In both scenarios, we’re supporting our dog in navigating through this strange encounter. However, in the first scenario, our dog is experiencing external pressure from us in making a choice. The decision to approach is not coming from them. Whereas in the second scenario, we support their sense of agency. We offer reinforcement for the choices we deem appropriate, but we let them come to actioning those choices, themselves. That moment of making a choice and experiencing positive consequences can be so empowering for our dogs, providing a great big surge of self-confidence, as well as trust in us for not pressuring them. Dogs begin to learn that by making certain choices and offering certain behaviours, they can predict good consequences. So, in theory, the more good choices they make that result in positive consequences, the bigger their sense of agency. However, this is where cooperative relationships between us and our dogs are so important. At the end of the day, we have bred certain characteristics into our dogs that are not particularly consistent with our way of life. What they might see as good choices, might not necessarily align with what we see as good choices, and that is why we need to ensure we set up and manage environments appropriately.


So How Can I Support My Dog’s Sense of Agency?

There are a number of ways we can support our dogs in developing a sense of agency. This can form parts of their enrichment, exercise and even their training activities. Here are a few tips to get started:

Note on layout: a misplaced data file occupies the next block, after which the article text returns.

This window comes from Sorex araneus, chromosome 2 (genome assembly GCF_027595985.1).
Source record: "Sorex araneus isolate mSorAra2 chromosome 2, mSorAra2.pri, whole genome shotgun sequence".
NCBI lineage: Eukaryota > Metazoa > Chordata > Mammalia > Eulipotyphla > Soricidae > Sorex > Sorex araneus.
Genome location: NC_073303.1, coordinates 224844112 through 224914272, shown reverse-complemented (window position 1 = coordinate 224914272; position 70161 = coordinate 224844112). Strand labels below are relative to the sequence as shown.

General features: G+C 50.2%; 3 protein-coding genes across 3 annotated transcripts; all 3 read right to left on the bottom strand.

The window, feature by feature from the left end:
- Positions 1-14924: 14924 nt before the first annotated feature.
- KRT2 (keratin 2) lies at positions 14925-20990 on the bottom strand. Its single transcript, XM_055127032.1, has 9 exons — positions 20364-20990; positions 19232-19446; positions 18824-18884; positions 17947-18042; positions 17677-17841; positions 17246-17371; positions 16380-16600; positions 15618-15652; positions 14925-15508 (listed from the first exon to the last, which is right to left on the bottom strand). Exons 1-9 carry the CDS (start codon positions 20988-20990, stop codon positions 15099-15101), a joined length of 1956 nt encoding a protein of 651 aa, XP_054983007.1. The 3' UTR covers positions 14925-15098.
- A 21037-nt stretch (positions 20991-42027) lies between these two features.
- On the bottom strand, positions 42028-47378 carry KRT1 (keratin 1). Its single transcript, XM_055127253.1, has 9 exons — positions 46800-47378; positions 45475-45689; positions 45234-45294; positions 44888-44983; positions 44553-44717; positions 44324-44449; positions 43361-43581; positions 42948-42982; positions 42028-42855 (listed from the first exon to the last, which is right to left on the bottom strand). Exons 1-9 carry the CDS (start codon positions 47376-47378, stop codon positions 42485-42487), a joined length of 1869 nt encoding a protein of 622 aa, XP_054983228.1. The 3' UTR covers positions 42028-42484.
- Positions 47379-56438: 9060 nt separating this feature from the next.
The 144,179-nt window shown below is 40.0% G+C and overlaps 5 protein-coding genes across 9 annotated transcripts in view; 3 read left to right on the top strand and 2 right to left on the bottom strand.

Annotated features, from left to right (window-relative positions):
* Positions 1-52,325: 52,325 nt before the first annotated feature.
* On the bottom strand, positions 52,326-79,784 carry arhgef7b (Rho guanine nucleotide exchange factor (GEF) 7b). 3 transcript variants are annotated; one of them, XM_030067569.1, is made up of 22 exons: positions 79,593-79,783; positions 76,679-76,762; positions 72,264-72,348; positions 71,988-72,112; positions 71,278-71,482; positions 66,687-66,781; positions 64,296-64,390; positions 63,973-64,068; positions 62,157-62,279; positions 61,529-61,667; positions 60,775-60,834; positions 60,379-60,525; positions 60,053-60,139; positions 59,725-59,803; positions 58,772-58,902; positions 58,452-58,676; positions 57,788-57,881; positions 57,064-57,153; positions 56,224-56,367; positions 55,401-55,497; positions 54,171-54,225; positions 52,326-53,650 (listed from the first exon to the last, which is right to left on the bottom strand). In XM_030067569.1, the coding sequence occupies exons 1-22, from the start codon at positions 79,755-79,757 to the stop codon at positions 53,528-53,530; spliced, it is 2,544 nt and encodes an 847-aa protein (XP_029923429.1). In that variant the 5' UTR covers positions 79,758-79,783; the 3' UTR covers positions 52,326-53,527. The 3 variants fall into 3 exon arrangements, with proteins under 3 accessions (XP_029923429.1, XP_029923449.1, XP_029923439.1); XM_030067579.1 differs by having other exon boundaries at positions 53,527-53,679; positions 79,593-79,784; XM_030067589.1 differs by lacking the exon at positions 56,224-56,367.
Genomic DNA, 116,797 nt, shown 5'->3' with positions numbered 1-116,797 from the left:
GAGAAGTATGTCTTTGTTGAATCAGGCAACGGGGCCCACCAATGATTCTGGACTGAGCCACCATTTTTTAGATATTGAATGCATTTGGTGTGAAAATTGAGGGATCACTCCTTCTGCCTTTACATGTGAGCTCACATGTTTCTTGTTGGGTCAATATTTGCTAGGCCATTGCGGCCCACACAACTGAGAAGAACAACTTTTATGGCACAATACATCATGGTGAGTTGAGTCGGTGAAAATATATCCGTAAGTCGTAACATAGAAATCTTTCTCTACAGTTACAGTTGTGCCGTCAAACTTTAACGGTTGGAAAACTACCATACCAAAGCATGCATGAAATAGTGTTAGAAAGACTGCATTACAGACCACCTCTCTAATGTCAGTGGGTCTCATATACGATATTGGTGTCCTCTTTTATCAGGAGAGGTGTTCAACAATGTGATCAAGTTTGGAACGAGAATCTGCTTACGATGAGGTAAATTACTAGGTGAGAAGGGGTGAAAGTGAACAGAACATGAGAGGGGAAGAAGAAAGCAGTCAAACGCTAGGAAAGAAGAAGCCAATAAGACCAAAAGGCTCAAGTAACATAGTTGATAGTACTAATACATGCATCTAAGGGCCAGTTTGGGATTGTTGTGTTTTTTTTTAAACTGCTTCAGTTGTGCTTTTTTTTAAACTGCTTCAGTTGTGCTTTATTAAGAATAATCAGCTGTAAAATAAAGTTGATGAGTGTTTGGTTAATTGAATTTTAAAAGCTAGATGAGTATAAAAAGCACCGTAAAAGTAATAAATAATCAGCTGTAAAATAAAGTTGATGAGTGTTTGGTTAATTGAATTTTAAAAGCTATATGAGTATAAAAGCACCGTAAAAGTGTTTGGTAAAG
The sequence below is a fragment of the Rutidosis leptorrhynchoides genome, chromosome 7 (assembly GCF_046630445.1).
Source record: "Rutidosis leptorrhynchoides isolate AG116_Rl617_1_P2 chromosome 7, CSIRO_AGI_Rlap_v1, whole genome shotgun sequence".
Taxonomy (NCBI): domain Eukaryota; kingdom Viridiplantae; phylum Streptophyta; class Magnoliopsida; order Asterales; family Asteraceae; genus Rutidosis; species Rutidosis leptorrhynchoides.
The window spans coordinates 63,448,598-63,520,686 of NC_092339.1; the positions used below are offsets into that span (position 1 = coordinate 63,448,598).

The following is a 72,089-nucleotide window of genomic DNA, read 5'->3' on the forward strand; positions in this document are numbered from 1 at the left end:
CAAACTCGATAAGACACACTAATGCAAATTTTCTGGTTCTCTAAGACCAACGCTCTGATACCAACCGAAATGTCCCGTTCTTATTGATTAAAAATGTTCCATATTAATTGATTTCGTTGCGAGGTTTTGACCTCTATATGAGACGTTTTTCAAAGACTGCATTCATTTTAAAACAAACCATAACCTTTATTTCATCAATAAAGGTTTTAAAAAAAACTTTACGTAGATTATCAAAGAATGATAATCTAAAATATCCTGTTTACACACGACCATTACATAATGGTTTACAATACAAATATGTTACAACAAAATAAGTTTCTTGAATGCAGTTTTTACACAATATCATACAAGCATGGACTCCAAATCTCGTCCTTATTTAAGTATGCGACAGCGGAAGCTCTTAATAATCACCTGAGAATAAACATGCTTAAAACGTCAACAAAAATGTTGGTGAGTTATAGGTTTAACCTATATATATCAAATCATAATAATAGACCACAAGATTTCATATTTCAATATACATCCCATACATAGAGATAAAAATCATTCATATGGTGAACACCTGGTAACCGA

• Give your dog daily choices around what treats they may like, offer them varied sleeping spaces as well as freedom of movement in lived spaces (where safe to do so).

  • Don’t force your dog to do something because it aligns with your schedule or what society tells you they should be doing. I remember when our boy, Bungle, arrived, I would get up first thing and take him for what I thought was a lovely long walk. It worked out perfectly because I’d walk him and then he’d be all settled while I worked. After a short time, I started to notice that in the mornings he was pretty reluctant to get up. Actually, he much preferred to have breakfast and then pop himself back up to bed until around 11am. He wasn’t a morning dog. I decided to switch up our schedule so that he could be out at a later time and wham…. A happy, energetic, far less anxious dog appeared in front of my eyes.

  • Following from the above, give them choices on their walks. I know it’s easy to fall into a safe routine stroll around the block but remember, their world is small. Offering them the same location, at the same time, with the same scents, every day… pretty boring right.